Indian Scientists aim at moon and beyond

Indian Scientists aim at moon and beyond

Indian Scientists aim at moon and beyond

Indian scientists burrowed the forest beds in the northeast to discover a new family of vertebrates, built a satellite that can peer through clouds and dark nights, and grappled to commission the first large nuclear power plant at Kudankulam in 2012.

Indian science also aimed beyond the moon, a frontier they conquered in 2008, with their eyes set on exploring Mars hoping to soon join the select group of nations who have launched scientific missions to study the red planet.

Prime Minister Manmohan Singh, in his Independence Day address, announced that India would launch a space mission to Mars in 2013. However, there were some low points as four leading scientists, including former ISRO chairman G Madhavan Nair were barred by the government from holding any official posts for their alleged role in the controversial deal between Antrix Corporation and Devas Multimedia Ltd for S-band space segment, which was annulled.

The Council of Scientific and Industrial Research (CSIR) got a shot in the arm with its clot-buster drug developed by its constituent lab Institute of Microbial Technology got the permission for clinical trials. The drug is an advanced version of streptokinase.

Another CSIR institute, Central Drug Research Laboratory signed an agreement with a US-based company for pre-clinical and clinical development of an oral medicine for rapid fracture healing. Scientists in India joined the celebrations when CERN researchers announced in July they had found what appeared to be the elusive Higgs Boson that gives mass to matter.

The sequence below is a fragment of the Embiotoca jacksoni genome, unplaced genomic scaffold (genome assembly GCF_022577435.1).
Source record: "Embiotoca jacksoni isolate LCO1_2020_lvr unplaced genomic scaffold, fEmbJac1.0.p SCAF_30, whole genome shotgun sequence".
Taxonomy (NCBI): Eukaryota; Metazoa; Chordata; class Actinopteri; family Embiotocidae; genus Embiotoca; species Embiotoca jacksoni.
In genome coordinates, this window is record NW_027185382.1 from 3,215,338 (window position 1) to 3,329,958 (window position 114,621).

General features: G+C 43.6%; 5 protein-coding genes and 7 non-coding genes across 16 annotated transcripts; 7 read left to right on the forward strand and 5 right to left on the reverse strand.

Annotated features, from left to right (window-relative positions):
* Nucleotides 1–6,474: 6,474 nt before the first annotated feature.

Scientists from an assortment of Indian institutes played a key role in decoding the data generated by collisions of protons in the 27-km Large Hadron Collider on the Franco-Swiss border, a facility which they had also helped develop.

The Indo-Russian team of scientists, working at the Kudankulam Nuclear Power Project, were faced with a challenge as they struggled to commission its first 1,000 MW unit.

The VVER-type reactor, built by Nuclear Power Corporation in collaboration with a Russian firm, was to be commissioned last year, but work on the project had to be suspended for nearly eight months due to anti-nuclear protests.

Another challenge to the scientific community was in the form of an adverse reports by a Parliamentary Standing Committee on genetically-modified crops and a technical panel appointed by the Supreme Court.

The year started on a good note for Indian Space Research Organisation (ISRO) with the launch of a new mission control and launch control centre at its spaceport in Sriharikota in Andhra Pradesh.

This was followed by the launch of Radar Imaging Satellite (Risat-I) on April 28. The satellite has an indigenously developed synthetic aperture radar, which enables imaging of the earth's surface features during both day and night under all weather conditions.

At 1858 kg, Risat-I was also the heaviest satellite to be launched by the Polar Satellite Launch Vehicle. ISRO also completed a century of launches when it put into orbit two foreign satellites -- SPOT 6, a French earth observation satellite and a 15-kg micro satellite Proiteres from Japan in September.

In August, Science and Technology Minister Vilasrao Deshmukh breathed his last after a battle with liver cancer. The launch of a Mar Orbiter Mission, planned for November 2013, commissioning of the Kudankulam nuclear power plants, work on developing a rover to land on moon is expected to keep scientists busy next year.